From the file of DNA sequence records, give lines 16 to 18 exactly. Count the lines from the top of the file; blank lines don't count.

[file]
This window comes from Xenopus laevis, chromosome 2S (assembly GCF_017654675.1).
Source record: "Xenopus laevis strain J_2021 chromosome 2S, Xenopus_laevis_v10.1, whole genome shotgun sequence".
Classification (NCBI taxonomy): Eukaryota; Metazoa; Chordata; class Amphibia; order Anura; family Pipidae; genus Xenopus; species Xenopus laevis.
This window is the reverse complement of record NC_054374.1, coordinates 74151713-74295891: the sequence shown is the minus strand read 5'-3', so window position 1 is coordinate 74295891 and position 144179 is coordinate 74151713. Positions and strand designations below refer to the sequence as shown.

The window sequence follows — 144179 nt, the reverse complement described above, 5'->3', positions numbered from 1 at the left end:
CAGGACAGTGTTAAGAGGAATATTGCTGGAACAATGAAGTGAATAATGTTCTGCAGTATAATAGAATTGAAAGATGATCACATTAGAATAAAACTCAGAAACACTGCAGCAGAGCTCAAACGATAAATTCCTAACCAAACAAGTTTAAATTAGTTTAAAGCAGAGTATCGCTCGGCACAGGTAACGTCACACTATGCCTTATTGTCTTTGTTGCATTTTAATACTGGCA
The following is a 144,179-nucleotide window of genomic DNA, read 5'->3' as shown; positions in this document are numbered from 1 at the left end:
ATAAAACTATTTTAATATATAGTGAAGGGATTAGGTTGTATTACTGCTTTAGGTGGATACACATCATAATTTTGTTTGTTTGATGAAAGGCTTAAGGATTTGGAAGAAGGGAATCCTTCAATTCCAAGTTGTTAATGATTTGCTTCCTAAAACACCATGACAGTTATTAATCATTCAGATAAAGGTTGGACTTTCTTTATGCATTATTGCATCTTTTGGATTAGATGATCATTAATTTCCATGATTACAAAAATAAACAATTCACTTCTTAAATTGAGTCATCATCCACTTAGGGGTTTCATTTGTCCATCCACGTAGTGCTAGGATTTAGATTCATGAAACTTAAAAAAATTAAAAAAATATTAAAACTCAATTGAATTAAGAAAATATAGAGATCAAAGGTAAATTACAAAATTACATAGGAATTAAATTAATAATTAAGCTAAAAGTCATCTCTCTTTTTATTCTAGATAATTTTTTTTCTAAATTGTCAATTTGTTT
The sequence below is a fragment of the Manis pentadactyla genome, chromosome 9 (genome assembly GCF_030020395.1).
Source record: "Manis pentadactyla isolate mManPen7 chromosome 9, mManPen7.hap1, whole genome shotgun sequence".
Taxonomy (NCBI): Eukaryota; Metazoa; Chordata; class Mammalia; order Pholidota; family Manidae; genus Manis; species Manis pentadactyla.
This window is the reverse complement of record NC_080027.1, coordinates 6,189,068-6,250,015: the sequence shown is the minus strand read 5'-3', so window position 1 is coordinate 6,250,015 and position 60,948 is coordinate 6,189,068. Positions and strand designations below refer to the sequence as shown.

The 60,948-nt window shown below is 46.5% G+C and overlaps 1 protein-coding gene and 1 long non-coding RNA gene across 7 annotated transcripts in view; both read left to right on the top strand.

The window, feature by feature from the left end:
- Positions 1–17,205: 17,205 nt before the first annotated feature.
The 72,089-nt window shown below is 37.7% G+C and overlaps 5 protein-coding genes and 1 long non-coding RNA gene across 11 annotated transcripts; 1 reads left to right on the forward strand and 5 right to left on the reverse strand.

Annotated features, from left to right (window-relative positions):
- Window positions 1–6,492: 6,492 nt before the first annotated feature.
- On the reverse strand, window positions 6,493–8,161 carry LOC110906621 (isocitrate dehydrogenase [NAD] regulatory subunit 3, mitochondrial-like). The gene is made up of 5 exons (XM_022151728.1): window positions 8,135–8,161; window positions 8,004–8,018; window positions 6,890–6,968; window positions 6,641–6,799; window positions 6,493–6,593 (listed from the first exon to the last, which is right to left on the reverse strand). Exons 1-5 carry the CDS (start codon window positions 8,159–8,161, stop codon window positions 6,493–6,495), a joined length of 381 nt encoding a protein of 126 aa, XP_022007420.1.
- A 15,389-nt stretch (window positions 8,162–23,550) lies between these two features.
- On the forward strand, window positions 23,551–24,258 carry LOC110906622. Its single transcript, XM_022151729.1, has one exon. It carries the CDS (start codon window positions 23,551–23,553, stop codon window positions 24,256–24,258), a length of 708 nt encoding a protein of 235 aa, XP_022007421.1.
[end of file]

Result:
The 72,089-nt window shown below is 37.7% G+C and overlaps 5 protein-coding genes and 1 long non-coding RNA gene across 11 annotated transcripts; 1 reads left to right on the forward strand and 5 right to left on the reverse strand.

Annotated features, from left to right (window-relative positions):
- Window positions 1–6,492: 6,492 nt before the first annotated feature.